Russia, Britain Spar Over Ex-Spy's Death

The Associated Press
Monday, July 23, 2007; 2:50 PM

MOSCOW -- Russian prosecutors responded angrily Monday to London's criticism of Moscow's refusal to turn over the sole suspect in the murder of former KGB agent Alexander Litvinenko, dismissing the British probe as politicized and lacking substance.

Britain had failed to provide convincing evidence in their request for the extradition of former KGB officer Andrei Lugovoi, said deputy chief prosecutor Alexander Zvyagintsev.

"The investigation materials (provided by the British) contain a large number of contradictions and inaccuracies," Zvyagintsev said at a news conference. "They are insufficient not only to bring charges against Lugovoi but even to open a case."

Britain stood by its case against Lugovoi, one of three Russians who met with Litvinenko in a London hotel Nov. 1, the day he fell ill after ingesting radioactive polonium-210.

"Substantial information has been sent to Russian authorities sufficient for extradition to make it clear that there is a case to answer," British Embassy spokesman Anjoum Noorani told The Associated Press.

The standoff escalated last week after Britain responded to Russia's refusal to extradite Lugovoi by announcing the expulsion of four Russian diplomats. Russia countered by announcing that it will expel four British diplomats.

"We want the Russian authorities even at this stage to recognize that it is their responsibility to extradite for trial the Russian citizen who has been identified by prosecuting authorities," British Prime Minister Gordon Brown said at a news conference Monday.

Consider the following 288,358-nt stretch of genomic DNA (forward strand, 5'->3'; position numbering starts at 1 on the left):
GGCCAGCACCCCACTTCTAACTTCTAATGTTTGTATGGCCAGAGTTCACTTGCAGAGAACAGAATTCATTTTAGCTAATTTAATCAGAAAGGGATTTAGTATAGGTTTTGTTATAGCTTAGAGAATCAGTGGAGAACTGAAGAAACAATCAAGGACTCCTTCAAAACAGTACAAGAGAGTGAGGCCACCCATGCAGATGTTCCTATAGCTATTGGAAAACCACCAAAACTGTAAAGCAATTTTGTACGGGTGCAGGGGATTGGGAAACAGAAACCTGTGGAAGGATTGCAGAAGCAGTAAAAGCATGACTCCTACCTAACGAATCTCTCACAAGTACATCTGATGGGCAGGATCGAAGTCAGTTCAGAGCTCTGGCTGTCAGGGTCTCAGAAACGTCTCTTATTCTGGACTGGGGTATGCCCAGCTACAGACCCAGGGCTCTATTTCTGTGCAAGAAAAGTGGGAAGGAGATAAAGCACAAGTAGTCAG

Russia said Lugovoi could not be extradited because its constitution forbids it, but Britain's ambassador challenged that argument in an interview published Monday. Sir Anthony Brenton said Russia could get around the ban if it wanted to cooperate in the case.

"Russia's constitution, like those of other states, is clearly capable of interpretation in the light of circumstances," he said in an interview with the Interfax news agency and Kommersant newspaper. The ambassador noted specific sections of the constitution that are routinely violated in Russia.

Brenton said Britain was not asking Russia to violate its own constitution, "but to work with us creatively to find a way around this impediment, given the serious and unprecedented nature of this murder."

In an apparent reaction to Brenton's statement, Konstantin Kosachyov, the Kremlin-connected head of the international affairs committee in the lower house of Russia's parliament, criticized Britain for its "non-recognition of Russia's constitution."

Relations between Britain and Russia will remain strained "if the hysterics on the verge of international boorishness go on," Kosachyov warned in televised remarks.

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